Why Hillary Clinton Thinks America Has a 'Fun Deficit'

Clinton wants more Americans to take a break and have more fun.

— -- Hillary Clinton appears ready to embark on one of the most rigorous and time-consuming political journeys -- the presidential campaign trail -- so her message to Americans today was unexpected: Take a break and have more fun.

"There's a huge fun deficit in America," Clinton said during remarks at the American Camp Association conference in Atlantic City. "We really need camps for adults."

With a wink and a nudge to Congress, Clinton made the case that if more adults -- and perhaps politicians -- had more fun, more people would get along.

"The red cabin and the blue cabin have to come together and actually listen to each other," Clinton joked to the crowd of roughly 3,000 summer camp professionals.

The event also included a rocket round of questions for Clinton:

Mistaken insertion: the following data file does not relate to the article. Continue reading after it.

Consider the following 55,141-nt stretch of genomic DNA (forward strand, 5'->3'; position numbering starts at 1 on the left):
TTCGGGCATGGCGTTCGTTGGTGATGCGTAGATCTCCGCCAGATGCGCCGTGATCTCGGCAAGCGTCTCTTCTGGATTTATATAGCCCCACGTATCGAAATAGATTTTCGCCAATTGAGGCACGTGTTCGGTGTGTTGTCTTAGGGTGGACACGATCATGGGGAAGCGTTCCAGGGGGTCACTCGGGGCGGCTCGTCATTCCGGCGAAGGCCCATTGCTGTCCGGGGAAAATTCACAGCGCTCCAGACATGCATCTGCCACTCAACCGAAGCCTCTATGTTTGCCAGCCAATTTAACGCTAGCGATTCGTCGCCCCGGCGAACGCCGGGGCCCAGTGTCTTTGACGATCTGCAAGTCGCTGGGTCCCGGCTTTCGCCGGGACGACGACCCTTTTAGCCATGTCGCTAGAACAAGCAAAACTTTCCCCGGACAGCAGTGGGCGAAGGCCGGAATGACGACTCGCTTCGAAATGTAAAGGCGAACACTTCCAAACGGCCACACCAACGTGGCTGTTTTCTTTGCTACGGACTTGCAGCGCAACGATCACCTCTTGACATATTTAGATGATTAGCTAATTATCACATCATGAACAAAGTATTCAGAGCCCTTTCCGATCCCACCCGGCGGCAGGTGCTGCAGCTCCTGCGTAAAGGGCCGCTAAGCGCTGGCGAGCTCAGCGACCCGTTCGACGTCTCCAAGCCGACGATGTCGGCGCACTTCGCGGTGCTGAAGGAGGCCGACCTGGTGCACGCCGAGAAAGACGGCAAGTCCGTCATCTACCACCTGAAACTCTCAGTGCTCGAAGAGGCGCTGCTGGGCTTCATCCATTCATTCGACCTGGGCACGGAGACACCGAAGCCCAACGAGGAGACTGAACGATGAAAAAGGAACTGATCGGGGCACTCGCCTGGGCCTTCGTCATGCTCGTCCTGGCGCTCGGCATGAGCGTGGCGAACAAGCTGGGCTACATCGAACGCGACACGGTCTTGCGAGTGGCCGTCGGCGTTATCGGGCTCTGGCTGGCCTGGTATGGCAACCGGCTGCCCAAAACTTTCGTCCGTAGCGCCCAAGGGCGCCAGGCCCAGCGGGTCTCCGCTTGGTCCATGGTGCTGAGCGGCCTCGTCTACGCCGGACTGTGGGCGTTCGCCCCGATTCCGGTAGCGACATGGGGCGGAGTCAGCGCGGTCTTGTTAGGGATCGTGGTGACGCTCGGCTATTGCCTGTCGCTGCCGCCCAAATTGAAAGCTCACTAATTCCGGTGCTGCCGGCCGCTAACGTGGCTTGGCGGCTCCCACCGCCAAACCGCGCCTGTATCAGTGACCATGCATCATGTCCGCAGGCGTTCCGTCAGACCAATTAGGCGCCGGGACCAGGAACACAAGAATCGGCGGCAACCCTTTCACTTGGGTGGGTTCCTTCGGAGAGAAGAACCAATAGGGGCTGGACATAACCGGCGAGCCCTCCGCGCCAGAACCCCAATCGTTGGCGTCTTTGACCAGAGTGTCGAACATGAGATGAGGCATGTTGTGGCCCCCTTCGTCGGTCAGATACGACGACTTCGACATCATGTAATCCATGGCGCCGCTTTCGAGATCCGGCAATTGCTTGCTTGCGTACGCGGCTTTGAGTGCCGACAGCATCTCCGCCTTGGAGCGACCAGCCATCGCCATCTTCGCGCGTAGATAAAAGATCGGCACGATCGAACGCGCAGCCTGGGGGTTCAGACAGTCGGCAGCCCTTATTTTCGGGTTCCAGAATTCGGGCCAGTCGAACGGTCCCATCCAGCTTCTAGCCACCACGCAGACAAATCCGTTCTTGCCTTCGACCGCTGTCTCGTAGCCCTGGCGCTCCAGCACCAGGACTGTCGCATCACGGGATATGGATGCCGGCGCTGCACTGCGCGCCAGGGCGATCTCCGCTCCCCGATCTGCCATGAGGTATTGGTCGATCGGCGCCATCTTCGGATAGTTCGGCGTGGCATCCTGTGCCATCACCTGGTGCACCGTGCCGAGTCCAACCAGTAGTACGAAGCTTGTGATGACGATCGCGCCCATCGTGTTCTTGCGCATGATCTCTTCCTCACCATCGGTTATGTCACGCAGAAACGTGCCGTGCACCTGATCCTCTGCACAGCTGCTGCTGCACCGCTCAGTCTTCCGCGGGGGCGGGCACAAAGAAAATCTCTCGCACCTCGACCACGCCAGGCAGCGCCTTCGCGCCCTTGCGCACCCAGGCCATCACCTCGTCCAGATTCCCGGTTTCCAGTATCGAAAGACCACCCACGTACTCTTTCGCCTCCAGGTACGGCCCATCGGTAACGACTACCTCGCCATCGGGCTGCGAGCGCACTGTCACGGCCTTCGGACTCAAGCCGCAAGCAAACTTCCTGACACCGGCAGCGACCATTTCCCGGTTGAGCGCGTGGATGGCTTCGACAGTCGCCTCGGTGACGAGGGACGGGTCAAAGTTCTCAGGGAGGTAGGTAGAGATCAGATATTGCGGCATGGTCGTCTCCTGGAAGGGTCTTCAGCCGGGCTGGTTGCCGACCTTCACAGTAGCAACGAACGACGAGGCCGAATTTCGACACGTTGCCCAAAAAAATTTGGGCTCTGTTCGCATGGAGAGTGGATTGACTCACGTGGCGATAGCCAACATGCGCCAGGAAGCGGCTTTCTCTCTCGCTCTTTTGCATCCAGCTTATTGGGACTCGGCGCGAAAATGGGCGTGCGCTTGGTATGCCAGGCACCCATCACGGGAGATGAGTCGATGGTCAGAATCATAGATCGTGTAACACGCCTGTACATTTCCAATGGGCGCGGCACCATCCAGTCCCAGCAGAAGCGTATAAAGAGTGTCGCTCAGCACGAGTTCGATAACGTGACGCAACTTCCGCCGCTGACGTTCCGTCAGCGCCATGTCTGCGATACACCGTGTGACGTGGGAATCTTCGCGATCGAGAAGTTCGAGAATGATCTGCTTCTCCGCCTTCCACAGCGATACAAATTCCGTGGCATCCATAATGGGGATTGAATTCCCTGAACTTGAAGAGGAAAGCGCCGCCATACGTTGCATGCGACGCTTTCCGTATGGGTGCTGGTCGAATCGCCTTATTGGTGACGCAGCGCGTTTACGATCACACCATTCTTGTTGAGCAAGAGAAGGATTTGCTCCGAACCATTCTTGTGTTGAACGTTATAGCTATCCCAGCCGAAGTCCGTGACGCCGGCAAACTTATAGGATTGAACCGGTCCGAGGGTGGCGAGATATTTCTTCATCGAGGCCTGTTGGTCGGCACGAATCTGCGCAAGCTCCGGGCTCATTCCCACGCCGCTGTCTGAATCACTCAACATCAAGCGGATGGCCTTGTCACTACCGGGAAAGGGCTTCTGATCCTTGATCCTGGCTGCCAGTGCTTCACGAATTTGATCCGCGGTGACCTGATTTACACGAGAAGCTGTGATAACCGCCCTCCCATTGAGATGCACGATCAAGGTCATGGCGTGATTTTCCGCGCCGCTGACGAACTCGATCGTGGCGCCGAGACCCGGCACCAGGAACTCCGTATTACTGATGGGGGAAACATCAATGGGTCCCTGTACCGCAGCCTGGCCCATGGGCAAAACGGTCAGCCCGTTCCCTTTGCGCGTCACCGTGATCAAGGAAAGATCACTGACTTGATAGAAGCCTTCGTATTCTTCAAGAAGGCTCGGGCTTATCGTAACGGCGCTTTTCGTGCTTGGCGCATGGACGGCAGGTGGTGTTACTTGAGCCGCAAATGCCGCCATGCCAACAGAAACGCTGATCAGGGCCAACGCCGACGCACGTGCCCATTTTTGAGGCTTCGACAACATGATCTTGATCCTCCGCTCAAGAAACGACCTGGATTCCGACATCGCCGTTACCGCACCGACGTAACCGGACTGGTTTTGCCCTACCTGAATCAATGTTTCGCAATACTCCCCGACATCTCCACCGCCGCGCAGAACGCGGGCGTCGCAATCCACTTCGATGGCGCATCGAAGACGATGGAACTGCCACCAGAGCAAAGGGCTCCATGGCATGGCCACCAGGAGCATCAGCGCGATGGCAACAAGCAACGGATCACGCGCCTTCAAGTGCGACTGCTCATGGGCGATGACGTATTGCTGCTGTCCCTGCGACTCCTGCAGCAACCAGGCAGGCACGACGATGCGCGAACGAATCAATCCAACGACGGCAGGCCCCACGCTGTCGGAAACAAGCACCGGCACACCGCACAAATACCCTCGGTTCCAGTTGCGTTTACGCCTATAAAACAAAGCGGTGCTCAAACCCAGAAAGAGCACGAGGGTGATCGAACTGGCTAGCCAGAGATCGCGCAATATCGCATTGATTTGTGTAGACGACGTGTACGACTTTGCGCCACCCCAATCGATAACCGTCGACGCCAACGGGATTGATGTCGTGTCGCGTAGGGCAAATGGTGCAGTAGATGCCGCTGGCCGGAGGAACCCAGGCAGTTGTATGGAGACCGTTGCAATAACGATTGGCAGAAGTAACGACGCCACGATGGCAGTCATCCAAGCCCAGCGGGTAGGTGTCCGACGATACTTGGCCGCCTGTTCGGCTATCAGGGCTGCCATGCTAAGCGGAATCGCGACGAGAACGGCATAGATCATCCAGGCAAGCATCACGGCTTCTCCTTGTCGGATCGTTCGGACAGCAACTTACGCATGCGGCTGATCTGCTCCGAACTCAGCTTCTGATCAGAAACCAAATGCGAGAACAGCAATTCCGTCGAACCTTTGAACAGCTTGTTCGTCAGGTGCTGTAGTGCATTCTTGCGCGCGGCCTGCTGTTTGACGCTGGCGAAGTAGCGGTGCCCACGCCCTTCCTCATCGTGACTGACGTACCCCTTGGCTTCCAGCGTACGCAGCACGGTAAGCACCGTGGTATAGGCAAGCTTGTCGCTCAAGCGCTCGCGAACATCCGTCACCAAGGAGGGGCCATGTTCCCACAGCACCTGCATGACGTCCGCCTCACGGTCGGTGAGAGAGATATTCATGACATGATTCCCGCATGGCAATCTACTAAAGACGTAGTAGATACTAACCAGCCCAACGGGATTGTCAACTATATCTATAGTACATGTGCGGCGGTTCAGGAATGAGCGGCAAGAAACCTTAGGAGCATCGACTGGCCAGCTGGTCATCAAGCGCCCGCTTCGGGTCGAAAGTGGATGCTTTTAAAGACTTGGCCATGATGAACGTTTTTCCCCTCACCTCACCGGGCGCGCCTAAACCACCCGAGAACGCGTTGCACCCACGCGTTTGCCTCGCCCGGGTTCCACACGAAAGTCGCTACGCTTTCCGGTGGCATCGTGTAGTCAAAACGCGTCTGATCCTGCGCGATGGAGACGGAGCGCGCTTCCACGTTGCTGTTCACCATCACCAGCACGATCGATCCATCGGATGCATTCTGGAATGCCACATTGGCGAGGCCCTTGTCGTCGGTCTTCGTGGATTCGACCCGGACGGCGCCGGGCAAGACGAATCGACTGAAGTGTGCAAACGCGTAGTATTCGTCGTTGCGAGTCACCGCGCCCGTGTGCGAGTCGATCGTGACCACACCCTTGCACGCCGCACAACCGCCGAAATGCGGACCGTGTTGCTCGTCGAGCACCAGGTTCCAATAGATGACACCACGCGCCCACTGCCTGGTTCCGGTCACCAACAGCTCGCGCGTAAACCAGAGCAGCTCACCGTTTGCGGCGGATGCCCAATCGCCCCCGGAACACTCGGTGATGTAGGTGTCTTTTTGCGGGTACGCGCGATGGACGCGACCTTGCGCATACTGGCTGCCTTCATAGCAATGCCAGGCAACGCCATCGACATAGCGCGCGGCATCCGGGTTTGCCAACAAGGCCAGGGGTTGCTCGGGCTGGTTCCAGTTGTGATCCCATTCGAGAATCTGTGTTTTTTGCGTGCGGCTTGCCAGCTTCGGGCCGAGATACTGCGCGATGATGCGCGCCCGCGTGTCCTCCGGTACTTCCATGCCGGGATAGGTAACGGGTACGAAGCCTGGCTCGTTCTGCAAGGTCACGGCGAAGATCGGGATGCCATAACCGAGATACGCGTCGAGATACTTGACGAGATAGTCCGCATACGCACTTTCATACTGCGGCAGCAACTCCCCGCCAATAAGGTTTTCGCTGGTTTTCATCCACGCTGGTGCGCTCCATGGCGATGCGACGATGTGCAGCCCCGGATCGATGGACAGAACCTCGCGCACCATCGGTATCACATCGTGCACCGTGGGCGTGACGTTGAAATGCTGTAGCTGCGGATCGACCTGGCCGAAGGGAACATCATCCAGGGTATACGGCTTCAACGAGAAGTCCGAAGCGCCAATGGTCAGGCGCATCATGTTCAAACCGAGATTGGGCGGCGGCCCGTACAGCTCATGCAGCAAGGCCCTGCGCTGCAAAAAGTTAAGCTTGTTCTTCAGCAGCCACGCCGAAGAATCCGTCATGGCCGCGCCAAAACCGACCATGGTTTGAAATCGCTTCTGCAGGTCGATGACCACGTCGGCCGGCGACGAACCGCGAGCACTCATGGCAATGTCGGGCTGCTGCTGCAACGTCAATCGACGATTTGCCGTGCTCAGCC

What's the historic figure you most identify with? "Eleanor Roosevelt"

Who is a mentor of yours? "Marian Wright Edelman ... founder of the Children Defense Fund."

If you were not a political figure or lawyer, what would you have liked to have been? "A teacher."

What's the most important thing you learned from your father? "Discipline ... a sense of getting up every day ... and doing the best you can."

What do you like to read? "I love to read good mysteries ... especially mysteries written by women. I like to read American history."

Do you watch "Homeland"? "I have. I'm little behind to be honest."

How about "House of Cards"? "Yes ... we binge watch. But we haven't yet watched the third season. ... Great acting, unrealistic stories."

What is the most important character trait? "Love and kindness."

Words you live by? "I really try to start every day and end every day practicing the 'discipline of gratitude.'"

Clinton, who has been steadily staffing up and seeking counsel ahead of her expected run for president, also noted that she's recently been reading about founders of the United States, including the George Washington administration.

The Atlantic City event -- a paid speech, which included prepared remarks followed by a question and answer session moderated by Jay Jacobs, a Democratic National Committee member and camp owner -- also marked the end of an era for Clinton, who has been on the paid speaking circuit since leaving the State Department. This was her last scheduled paid gig ahead of when she is expected to announce her candidacy early next month.